(1862-1945), drama, humor, and legal argument in support of woman suffrage, peace, temperance, and social justice
CHARLES M. KAUFFMAN
From 1890 through the ratification of the suffrage amendment, Catharine Waugh McCulloch was one of the principal legal advisers to the suffrage movement. She was legislative superintendent of the Illinois Equal Suffrage Association (IESA), 1890-1912, and the author of bills that gave Illinois women joint guardianship of children and raised the legal age of consent for women. She was the author and principal advocate of the "brilliant idea" to give Illinois women partial suffrage by revising Illinois statutes rather than by constitutional amendment ( Brown, 1946:83); suffrage historians called the 1913 Illinois victory "the turning point in the enfranchisement of twenty-five millions of women" ( Brown, 1946:94). She was elected justice of the peace in 1907, the first U.S. woman elected to judicial office. She worked for many causes: temperance, pacifism, and the legal rights of women and children. She served as a presidential elector for Woodrow Wilson in 1916. She was married in 1890 to Frank Hathorn McCulloch, and they raised four children in a large house two blocks from the Northwestern University campus in Evanston. After ratification of the Nineteenth Amendment, she continued to work for the causes to which she had dedicated her life: peace, temperance, and social justice. A sought-after speaker, she was famous for her biting wit and careful argument. Although she is not well known today, in her lifetime her words inspired thousands, while her work bettered conditions for families throughout the United States.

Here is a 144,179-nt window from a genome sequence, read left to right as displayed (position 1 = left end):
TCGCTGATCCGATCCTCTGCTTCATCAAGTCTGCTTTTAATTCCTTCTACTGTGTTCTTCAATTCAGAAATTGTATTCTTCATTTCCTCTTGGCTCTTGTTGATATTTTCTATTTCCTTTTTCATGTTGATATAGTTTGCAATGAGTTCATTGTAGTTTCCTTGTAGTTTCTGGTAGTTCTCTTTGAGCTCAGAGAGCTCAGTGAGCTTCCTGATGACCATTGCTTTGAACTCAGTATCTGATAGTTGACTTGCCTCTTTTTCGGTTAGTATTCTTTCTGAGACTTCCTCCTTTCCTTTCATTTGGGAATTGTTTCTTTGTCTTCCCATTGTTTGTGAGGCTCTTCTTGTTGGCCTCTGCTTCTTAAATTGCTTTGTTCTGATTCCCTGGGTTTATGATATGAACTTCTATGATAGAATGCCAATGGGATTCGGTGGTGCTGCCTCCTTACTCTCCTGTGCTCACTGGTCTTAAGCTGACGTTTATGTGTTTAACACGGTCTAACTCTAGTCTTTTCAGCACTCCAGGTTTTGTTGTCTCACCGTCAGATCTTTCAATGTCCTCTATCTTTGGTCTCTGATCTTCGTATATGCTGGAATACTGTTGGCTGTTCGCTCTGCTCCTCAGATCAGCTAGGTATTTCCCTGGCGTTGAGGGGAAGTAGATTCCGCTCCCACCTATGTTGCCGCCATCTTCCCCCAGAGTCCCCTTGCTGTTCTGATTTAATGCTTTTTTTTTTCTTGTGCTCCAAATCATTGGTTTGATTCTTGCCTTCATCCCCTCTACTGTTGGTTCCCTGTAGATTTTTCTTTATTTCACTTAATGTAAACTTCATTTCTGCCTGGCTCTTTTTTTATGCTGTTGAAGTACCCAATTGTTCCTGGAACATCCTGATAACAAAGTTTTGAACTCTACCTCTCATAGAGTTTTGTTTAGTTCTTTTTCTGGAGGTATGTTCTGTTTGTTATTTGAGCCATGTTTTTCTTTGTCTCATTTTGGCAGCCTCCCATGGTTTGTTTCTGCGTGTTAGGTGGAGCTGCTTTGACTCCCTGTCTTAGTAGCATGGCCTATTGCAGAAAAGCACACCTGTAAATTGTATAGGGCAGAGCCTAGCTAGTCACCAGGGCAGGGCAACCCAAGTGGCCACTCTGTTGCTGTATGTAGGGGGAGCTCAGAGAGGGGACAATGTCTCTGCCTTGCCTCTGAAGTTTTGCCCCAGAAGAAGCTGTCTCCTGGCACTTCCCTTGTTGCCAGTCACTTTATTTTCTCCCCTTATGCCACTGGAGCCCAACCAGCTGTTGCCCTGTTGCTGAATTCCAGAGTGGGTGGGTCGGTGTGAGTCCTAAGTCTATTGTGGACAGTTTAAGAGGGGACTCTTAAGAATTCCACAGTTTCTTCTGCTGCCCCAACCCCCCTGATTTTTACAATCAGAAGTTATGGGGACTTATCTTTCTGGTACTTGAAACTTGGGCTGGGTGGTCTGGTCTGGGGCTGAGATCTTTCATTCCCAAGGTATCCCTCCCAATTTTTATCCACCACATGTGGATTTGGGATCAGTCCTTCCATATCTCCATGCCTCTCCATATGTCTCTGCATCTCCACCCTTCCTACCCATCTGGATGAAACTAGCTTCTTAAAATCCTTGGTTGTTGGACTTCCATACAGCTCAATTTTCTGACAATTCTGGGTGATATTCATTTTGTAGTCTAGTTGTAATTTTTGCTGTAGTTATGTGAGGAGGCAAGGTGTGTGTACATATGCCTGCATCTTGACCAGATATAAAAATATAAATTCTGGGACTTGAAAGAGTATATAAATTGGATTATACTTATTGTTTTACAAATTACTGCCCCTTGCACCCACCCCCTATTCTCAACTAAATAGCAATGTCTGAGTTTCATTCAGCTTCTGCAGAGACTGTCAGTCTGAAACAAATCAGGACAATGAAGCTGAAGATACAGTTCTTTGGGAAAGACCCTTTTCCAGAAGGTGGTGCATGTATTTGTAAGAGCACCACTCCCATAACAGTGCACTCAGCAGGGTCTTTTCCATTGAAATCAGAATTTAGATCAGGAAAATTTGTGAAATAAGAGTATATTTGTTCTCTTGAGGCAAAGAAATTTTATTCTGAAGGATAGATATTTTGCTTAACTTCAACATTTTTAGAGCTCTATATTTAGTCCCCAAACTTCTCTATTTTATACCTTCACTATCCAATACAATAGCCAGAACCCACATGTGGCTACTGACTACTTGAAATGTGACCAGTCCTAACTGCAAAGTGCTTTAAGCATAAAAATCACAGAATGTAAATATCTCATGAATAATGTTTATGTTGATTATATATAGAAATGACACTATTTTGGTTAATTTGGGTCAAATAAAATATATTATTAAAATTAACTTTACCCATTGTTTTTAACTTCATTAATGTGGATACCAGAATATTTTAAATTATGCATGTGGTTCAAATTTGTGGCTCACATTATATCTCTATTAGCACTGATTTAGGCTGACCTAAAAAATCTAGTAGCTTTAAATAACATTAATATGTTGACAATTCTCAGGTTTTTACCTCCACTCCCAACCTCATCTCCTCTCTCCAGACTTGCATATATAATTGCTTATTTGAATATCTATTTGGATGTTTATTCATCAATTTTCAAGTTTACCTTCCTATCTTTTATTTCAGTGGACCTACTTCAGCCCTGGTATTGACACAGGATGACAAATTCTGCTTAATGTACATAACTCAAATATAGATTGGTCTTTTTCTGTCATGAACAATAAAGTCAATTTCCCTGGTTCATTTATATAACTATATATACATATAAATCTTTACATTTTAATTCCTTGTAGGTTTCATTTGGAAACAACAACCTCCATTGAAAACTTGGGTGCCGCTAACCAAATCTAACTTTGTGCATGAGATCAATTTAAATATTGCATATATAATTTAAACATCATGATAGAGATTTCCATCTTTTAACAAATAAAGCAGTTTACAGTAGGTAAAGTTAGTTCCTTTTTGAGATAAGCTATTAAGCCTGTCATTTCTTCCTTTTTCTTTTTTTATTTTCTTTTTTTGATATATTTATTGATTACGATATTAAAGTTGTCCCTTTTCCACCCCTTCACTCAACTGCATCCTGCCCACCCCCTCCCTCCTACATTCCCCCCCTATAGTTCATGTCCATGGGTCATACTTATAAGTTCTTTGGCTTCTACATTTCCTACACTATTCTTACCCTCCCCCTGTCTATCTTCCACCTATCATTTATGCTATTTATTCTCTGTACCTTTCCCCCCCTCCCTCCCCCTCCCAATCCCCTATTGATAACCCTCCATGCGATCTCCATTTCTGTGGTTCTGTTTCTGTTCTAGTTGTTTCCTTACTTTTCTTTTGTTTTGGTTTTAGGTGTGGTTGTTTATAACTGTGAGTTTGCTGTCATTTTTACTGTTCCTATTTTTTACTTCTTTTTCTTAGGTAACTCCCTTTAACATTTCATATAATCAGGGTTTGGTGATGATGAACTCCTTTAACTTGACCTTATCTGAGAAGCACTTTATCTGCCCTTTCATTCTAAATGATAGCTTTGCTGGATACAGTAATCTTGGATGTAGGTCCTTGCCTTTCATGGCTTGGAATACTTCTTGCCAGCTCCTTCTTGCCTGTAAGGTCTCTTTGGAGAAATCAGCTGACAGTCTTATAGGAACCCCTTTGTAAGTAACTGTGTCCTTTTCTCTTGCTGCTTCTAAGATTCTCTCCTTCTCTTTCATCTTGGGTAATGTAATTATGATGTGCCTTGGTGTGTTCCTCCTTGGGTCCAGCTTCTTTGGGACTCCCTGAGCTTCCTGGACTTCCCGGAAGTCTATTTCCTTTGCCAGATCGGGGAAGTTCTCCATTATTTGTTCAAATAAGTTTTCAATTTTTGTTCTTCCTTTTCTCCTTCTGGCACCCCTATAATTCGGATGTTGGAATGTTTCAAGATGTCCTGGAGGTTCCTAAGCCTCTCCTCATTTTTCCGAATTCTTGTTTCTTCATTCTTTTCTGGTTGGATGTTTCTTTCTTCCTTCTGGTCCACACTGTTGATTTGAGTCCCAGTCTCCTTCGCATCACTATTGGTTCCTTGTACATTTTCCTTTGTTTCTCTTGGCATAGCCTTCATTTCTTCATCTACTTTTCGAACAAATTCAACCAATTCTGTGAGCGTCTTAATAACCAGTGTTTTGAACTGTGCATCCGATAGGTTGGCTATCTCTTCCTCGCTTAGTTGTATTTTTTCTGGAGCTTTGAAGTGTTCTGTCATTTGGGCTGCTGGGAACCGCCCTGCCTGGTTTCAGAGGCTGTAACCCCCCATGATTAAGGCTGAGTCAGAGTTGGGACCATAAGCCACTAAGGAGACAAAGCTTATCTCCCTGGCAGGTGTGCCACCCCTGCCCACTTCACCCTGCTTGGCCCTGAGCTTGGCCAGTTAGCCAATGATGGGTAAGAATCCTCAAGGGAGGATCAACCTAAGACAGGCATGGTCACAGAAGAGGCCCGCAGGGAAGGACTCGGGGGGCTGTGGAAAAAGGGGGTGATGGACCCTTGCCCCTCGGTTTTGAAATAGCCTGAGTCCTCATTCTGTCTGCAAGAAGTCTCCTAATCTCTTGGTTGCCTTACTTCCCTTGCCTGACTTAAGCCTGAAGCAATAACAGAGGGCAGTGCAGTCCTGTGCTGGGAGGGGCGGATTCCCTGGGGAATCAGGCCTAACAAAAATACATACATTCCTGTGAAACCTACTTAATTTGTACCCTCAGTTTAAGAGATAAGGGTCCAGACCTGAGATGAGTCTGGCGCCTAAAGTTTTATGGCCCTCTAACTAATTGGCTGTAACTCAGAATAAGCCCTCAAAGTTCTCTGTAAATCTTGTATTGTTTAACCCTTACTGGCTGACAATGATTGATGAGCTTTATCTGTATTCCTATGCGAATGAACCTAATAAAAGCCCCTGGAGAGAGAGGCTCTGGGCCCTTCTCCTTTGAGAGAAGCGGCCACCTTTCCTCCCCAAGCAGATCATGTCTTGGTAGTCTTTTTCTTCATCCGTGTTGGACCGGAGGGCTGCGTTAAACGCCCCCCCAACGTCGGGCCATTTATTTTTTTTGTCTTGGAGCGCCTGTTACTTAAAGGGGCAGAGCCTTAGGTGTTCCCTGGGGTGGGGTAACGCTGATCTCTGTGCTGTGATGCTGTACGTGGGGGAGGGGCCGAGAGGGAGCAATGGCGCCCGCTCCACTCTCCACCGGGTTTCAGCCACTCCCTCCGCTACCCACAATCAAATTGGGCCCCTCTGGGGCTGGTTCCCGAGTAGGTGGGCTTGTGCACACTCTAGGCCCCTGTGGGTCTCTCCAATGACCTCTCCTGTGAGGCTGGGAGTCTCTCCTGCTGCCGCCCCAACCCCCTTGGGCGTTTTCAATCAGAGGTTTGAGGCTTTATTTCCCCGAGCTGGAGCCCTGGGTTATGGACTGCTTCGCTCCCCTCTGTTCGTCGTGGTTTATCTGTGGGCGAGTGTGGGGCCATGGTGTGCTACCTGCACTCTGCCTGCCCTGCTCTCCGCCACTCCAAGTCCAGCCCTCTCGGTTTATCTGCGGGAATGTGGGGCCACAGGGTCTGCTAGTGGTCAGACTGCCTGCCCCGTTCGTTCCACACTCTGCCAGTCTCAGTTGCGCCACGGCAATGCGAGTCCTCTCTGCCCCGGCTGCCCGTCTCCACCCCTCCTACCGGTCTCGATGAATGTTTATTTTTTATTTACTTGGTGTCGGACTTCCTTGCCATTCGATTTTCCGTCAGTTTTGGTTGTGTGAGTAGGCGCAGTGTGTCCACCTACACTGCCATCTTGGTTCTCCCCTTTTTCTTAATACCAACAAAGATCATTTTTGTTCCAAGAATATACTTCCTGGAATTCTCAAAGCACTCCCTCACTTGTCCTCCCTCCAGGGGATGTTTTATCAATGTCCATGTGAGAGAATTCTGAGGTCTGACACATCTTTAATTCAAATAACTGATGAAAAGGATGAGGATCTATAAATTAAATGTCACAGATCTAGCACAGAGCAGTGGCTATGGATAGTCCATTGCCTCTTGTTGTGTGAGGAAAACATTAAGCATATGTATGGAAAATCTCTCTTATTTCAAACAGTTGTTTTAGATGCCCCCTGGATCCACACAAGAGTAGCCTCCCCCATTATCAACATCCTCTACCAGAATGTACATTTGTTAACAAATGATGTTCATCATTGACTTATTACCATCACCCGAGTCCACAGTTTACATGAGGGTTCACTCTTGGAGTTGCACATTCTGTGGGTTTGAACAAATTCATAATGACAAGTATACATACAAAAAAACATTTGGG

Catharine Gouger Waugh was born in New York, but the family soon moved to a farm in northern Illinois. Her father Abraham Waugh had wanted to become a lawyer but lacked the money to realize his ambition. Although he spent his life as a farmer, he never lost his interest in the law. When court was in session, he spent whatever time he could observing trials and serving as a juror. He argued in his own behalf and for local merchants in several lawsuits to collect debts ( NAW2). At home, he encouraged a love of argument and interest in controversy. In a family history written for her children, she remembered, "So when he said to his argufying daughter, 'That's my little lawyer' he was apparently hoping to have me realize his own ambitions" (SL E29, 165). Her father debated the question of woman suffrage in Grange meetings during the 1870s, and both her parents came from families opposed to alcohol (SL E32, 792; E29, 119). It seems to have been a matter of faith that "anti" sentiments were a product of big city vices (SL E32, 792). Early in her life she saw a close